Cost of Pericardial Window in Dogs
The cost of pericardial window will vary based on standards of living and additional treatment costs. On average, the price of pericardial window ranges from $500 to $1,000.
Dog Pericardial Window Considerations
Thoracoscopic cardiac procedures decrease the risk of intraoperative soft tissue trauma. It also causes less pain than open procedures, and provides better visualization of the heart and pericardium. Dogs recover quickly from the procedure and are allowed to go home soon after surgery. It also carries a lower morbidity rate compared to open heart surgery.
Although pericardial window is less invasive and more effective in resolving pericardial effusion than other cardiac procedures, complications are possible, and may include:
- Herniation of the heart through the window, particularly if the window is large
- Closure of the window over time
If the window closes, a second surgery will be required. This may involve creating a new window, or removing part of all of the pericardium. Additionally, thoracoscopic equipment is expensive, and may not be available at all veterinary hospitals.
Pericardial Window Prevention in Dogs
Cardiac conditions are often difficult to prevent, particularly cancer and idiopathic pericardial effusion. Owners should make sure their dogs do not engage in activities that may cause traumatic injury to the heart. If owners notice signs of bacterial or fungal infection, they should seek immediate veterinary attention.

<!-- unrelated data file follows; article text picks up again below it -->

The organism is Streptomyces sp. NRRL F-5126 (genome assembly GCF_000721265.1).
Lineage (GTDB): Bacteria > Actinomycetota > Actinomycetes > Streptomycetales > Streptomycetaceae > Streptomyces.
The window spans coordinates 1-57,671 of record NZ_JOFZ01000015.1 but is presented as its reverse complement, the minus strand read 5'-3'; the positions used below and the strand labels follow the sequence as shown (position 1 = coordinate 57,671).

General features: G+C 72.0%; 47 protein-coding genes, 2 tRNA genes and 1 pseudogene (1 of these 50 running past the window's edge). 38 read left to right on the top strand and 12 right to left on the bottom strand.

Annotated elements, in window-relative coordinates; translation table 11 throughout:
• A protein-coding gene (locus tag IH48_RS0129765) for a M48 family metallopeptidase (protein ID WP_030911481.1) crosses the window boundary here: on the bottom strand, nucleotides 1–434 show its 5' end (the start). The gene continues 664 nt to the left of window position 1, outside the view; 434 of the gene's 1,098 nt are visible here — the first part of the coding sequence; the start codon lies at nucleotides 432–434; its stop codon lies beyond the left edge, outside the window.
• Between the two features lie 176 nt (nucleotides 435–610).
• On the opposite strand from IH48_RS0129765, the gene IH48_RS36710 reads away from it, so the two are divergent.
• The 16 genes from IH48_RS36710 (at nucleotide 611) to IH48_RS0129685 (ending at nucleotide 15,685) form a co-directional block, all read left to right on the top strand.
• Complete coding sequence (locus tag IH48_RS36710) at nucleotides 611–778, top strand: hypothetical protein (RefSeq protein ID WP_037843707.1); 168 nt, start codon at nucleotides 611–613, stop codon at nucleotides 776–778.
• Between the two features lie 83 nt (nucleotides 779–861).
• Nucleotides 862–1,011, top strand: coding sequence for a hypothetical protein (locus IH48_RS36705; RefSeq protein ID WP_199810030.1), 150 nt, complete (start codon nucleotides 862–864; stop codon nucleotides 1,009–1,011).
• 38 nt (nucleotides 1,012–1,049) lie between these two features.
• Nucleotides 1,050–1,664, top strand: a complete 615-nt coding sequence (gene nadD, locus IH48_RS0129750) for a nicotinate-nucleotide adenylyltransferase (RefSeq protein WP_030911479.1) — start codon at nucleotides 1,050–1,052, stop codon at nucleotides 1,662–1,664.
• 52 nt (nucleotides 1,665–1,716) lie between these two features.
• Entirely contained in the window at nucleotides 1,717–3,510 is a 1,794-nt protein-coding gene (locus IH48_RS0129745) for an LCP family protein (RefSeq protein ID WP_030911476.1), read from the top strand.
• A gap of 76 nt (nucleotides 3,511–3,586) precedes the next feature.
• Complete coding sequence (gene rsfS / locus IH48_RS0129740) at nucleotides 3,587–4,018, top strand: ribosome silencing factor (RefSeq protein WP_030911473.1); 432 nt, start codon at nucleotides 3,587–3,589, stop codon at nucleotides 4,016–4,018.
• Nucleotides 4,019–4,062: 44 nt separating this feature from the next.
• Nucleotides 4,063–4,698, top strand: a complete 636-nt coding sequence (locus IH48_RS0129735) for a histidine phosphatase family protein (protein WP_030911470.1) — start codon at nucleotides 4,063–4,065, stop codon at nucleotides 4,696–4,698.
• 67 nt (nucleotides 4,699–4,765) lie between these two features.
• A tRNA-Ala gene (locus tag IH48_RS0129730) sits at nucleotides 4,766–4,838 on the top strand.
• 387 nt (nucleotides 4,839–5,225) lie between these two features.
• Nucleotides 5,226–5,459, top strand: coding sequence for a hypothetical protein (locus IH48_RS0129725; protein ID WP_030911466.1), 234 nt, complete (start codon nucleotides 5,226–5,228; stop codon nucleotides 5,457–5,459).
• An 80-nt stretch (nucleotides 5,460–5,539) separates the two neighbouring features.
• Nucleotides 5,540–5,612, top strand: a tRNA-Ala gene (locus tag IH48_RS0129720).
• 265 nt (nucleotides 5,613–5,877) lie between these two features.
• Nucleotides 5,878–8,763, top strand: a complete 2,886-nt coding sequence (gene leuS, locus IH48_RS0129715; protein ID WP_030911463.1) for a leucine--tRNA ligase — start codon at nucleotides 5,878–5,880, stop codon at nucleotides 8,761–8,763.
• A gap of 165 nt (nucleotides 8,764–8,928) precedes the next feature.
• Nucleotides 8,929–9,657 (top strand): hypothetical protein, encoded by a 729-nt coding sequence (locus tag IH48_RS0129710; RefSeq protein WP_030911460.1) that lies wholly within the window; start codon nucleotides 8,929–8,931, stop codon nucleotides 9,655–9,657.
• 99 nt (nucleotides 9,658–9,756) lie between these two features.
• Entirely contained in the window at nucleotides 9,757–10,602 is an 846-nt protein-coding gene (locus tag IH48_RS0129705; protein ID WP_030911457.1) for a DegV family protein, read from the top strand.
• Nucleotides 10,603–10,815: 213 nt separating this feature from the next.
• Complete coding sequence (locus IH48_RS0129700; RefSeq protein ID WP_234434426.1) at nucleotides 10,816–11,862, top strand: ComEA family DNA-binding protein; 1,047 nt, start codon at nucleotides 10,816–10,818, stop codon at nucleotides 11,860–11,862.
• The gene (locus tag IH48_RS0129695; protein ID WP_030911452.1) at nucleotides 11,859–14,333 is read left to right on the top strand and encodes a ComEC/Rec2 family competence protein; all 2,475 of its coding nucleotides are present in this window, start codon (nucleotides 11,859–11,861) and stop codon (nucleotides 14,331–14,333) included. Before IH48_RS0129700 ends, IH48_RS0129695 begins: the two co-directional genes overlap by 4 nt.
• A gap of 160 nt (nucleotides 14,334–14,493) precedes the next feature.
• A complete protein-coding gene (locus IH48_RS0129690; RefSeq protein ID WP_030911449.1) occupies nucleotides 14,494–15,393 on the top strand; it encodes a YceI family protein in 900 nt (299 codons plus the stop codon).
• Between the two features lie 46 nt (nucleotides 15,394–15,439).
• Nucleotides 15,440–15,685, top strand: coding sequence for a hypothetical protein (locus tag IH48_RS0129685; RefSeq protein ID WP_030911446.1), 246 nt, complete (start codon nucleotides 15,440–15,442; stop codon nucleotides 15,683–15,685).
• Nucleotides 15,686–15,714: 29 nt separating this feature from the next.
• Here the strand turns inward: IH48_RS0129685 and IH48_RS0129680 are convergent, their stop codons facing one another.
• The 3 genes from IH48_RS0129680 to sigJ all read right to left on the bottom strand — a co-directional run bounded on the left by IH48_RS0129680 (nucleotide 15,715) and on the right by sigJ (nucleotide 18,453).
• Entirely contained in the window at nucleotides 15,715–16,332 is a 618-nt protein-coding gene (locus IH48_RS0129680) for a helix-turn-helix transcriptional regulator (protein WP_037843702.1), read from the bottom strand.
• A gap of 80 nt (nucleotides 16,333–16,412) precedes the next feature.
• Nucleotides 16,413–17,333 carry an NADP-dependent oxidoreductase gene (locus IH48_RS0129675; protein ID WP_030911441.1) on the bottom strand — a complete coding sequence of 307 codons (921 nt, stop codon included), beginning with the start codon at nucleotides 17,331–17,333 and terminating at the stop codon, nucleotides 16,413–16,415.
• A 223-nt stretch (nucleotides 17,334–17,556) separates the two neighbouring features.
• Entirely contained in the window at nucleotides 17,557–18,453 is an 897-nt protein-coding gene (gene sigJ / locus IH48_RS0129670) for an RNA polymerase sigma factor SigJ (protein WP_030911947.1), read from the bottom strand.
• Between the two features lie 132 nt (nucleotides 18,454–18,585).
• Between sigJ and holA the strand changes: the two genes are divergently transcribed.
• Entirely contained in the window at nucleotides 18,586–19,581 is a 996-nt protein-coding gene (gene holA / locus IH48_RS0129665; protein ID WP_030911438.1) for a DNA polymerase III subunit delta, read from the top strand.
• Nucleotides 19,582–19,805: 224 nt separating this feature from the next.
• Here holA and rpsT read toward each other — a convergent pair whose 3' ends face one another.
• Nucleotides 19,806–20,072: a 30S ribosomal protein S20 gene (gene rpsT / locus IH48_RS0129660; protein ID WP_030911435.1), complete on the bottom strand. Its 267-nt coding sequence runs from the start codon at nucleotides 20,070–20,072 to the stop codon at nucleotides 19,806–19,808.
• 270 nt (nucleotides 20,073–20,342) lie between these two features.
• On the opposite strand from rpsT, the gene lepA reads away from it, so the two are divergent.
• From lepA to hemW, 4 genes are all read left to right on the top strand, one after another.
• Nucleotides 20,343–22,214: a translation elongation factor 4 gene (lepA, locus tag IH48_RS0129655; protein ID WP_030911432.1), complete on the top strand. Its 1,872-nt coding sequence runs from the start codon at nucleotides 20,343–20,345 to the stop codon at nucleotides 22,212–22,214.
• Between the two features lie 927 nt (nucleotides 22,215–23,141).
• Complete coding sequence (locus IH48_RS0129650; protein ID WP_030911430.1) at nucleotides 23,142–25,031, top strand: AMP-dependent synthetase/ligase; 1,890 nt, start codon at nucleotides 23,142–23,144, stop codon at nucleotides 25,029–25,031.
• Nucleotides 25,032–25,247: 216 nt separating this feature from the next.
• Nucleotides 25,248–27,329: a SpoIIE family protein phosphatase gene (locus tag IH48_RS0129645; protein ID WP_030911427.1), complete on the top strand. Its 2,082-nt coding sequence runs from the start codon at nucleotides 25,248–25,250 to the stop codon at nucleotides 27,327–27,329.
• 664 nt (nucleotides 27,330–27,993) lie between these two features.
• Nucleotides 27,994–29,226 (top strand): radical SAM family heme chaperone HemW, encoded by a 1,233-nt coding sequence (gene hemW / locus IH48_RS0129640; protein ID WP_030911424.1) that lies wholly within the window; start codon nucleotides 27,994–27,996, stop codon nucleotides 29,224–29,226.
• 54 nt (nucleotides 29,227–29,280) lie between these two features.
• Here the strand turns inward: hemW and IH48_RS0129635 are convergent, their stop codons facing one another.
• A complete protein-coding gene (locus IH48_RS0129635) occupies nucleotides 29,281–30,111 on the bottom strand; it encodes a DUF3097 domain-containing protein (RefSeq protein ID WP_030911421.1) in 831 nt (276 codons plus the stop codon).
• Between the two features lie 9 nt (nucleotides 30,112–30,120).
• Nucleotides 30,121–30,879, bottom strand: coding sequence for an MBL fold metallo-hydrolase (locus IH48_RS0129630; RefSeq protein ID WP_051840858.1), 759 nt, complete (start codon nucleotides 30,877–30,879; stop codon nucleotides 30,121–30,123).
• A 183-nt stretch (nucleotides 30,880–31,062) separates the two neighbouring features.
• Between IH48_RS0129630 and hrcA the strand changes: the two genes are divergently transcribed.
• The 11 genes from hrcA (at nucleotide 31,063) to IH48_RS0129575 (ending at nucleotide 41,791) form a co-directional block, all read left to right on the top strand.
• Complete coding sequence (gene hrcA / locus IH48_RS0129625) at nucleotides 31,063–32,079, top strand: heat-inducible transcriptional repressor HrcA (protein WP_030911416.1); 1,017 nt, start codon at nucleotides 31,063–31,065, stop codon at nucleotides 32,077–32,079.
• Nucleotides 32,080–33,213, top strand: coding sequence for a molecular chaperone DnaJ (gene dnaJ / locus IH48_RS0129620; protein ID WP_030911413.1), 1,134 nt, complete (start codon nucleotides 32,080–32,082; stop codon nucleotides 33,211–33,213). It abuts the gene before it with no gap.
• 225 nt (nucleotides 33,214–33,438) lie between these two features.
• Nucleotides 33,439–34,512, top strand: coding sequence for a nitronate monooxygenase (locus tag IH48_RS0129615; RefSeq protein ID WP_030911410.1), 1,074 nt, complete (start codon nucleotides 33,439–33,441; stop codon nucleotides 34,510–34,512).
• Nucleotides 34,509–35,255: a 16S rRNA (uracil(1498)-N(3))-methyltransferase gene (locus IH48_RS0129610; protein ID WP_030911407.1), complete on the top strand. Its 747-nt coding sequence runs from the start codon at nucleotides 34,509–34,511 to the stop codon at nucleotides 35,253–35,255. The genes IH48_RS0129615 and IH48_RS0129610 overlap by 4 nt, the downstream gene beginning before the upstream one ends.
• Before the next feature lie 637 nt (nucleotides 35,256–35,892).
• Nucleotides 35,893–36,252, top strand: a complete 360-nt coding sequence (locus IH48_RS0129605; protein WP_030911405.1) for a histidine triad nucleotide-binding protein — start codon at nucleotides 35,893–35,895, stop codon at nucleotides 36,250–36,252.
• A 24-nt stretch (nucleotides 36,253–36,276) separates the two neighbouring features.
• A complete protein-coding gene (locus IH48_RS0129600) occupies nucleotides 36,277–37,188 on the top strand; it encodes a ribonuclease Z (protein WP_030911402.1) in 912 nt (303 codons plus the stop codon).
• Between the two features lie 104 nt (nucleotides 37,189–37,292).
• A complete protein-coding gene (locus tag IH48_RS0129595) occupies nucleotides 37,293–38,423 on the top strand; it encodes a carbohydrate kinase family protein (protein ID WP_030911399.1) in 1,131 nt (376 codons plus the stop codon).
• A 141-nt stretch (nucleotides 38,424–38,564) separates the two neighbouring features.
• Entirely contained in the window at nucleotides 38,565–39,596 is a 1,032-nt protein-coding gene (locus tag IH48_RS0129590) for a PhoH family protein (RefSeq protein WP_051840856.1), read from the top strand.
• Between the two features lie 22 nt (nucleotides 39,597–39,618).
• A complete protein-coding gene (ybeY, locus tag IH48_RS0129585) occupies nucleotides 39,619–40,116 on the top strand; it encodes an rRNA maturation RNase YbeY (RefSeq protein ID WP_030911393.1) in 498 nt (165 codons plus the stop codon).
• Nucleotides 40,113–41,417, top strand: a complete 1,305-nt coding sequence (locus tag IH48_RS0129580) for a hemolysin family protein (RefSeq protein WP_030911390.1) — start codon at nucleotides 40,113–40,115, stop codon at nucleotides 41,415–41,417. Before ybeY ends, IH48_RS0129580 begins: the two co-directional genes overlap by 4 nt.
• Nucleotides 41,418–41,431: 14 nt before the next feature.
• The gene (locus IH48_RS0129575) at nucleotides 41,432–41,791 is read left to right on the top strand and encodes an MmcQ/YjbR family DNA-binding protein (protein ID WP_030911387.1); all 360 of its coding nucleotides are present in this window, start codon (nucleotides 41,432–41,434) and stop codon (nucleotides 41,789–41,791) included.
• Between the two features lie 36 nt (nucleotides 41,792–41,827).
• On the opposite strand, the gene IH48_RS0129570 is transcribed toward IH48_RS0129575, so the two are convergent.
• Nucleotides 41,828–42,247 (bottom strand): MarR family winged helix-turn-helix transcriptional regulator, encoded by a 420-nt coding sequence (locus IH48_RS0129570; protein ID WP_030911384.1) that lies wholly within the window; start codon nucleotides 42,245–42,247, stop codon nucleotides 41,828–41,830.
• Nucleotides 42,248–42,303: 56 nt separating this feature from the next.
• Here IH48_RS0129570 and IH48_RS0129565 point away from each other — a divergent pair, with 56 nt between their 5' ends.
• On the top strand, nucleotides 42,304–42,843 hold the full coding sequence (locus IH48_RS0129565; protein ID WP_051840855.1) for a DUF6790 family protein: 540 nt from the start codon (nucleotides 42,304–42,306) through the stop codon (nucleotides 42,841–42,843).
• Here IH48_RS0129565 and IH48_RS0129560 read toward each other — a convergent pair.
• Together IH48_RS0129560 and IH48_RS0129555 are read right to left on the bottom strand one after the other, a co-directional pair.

Pericardial Window Questions and Advice from Veterinary Professionals
My 16 yo, 69lb black lab has been diagnosed with a cancerous mass on the right side of her heart and has already had 3 taps done to drain fluids in her pericardium at an emergency clinic. They have recommended a pericardial window but quoted me about $6,000. If it can be done at the price listed in the article, I'm completely on board, willing, and able to do it. The trouble I'm having is finding a place in my area (east bay, northern California) that will do it. I just got off the phone with someone at UC Davis medical hospital that said they don't do "open heart surgery" and that their cardiologists cannot talk to me and will only talk to another doctor. Where do I go? For her age, my dog is very sprite and active. The day after each tap, she's hopping around and playing with my younger, smaller dog. She has a lot of life left in her. The taps are adding up and I know add risk each time. Can you recommend a facility in my area that will do this procedure at around the cost quoted in this article?
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Cassie has had a fenestration done as we have found she has pericardial effusion. This was done down the centre of her chest instead of via the side. This was so the Vet could see what was going on properly as nothing showing on X-rays or ultrasound.
A small bit of tissue that looked sick was removed and had been sent to the lab to see if it is cancerous.
My question is since Cassie has had the procedure she has been breathing short sharp and sometimes quite strong breaths. Is this normal due to being cut open down the centre of her chest?
The vet has done 1 check up on her already and seemed happy with her but just want to put my partner and my minds at rest.
She also has very heavy bruising around the stitches but I expected this.
If you could give my any feedback or advice or tips that would be very much appreciated.